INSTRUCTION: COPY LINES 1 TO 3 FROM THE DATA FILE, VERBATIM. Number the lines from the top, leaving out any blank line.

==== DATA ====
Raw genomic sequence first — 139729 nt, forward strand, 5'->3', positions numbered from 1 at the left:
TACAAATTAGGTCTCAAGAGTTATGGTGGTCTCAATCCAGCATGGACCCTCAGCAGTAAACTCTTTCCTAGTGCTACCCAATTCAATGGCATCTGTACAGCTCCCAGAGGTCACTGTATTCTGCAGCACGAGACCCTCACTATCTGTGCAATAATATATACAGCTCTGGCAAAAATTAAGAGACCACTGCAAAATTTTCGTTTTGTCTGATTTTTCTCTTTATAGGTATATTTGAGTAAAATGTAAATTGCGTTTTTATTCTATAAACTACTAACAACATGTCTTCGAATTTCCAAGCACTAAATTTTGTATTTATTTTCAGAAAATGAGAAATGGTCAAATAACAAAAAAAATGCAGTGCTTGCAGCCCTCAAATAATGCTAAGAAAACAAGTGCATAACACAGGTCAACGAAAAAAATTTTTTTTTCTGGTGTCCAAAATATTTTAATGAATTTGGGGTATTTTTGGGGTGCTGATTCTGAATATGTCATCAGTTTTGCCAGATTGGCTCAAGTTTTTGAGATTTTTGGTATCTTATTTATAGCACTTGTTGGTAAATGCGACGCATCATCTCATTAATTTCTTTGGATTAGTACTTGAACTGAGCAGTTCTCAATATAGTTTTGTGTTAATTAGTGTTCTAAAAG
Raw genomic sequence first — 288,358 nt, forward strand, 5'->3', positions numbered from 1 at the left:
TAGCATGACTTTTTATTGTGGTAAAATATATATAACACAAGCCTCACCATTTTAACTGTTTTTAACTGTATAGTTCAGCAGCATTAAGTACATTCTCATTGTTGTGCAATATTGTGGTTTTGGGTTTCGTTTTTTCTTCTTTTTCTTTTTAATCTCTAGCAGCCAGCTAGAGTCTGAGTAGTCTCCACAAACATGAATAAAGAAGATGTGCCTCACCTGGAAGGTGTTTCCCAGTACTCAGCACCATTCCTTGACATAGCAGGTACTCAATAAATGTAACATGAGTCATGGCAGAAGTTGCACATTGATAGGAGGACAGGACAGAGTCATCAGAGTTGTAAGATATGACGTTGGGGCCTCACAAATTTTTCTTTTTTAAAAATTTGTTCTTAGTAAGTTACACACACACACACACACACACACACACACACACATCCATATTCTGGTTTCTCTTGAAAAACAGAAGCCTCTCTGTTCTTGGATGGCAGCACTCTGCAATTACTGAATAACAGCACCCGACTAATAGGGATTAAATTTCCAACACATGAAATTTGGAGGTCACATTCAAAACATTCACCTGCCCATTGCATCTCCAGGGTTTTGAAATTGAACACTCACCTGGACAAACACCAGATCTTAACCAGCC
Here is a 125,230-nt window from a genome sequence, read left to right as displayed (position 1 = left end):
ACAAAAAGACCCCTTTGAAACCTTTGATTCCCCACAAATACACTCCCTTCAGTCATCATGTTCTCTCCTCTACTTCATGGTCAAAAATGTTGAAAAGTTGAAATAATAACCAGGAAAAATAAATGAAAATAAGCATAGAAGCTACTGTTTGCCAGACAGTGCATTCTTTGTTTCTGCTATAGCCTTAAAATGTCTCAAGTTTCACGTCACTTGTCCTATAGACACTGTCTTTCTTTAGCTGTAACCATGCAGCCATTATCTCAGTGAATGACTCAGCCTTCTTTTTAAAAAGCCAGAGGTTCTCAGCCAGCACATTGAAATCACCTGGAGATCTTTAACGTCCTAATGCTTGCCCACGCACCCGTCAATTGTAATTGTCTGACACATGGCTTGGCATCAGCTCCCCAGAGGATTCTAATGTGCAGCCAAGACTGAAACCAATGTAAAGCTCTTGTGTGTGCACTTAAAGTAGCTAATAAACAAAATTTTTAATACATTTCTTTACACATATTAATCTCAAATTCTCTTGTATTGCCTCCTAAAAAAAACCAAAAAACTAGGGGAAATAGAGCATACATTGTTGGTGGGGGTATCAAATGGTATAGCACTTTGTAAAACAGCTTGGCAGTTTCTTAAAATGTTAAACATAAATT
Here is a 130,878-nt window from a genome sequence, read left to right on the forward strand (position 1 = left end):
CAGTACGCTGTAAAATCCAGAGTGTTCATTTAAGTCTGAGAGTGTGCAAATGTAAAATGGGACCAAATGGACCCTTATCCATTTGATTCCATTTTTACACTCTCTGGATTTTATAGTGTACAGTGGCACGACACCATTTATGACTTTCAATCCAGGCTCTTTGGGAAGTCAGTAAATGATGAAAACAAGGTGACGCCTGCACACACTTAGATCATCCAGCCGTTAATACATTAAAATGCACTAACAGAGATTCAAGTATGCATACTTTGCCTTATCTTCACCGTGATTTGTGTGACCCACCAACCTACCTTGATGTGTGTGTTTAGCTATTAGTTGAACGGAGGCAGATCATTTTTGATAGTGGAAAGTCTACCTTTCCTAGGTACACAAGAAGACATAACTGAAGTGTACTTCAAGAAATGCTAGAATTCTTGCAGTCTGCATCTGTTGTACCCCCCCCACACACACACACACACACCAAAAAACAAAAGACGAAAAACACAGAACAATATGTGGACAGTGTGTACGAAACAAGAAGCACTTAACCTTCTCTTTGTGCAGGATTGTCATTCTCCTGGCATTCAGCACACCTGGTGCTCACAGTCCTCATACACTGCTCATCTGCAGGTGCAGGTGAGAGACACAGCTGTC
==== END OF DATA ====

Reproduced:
Raw genomic sequence first — 139729 nt, forward strand, 5'->3', positions numbered from 1 at the left:
TACAAATTAGGTCTCAAGAGTTATGGTGGTCTCAATCCAGCATGGACCCTCAGCAGTAAACTCTTTCCTAGTGCTACCCAATTCAATGGCATCTGTACAGCTCCCAGAGGTCACTGTATTCTGCAGCACGAGACCCTCACTATCTGTGCAATAATATATACAGCTCTGGCAAAAATTAAGAGACCACTGCAAAATTTTCGTTTTGTCTGATTTTTCTCTTTATAGGTATATTTGAGTAAAATGTAAATTGCGTTTTTATTCTATAAACTACTAACAACATGTCTTCGAATTTCCAAGCACTAAATTTTGTATTTATTTTCAGAAAATGAGAAATGGTCAAATAACAAAAAAAATGCAGTGCTTGCAGCCCTCAAATAATGCTAAGAAAACAAGTGCATAACACAGGTCAACGAAAAAAATTTTTTTTTCTGGTGTCCAAAATATTTTAATGAATTTGGGGTATTTTTGGGGTGCTGATTCTGAATATGTCATCAGTTTTGCCAGATTGGCTCAAGTTTTTGAGATTTTTGGTATCTTATTTATAGCACTTGTTGGTAAATGCGACGCATCATCTCATTAATTTCTTTGGATTAGTACTTGAACTGAGCAGTTCTCAATATAGTTTTGTGTTAATTAGTGTTCTAAAAG
Raw genomic sequence first — 288,358 nt, forward strand, 5'->3', positions numbered from 1 at the left: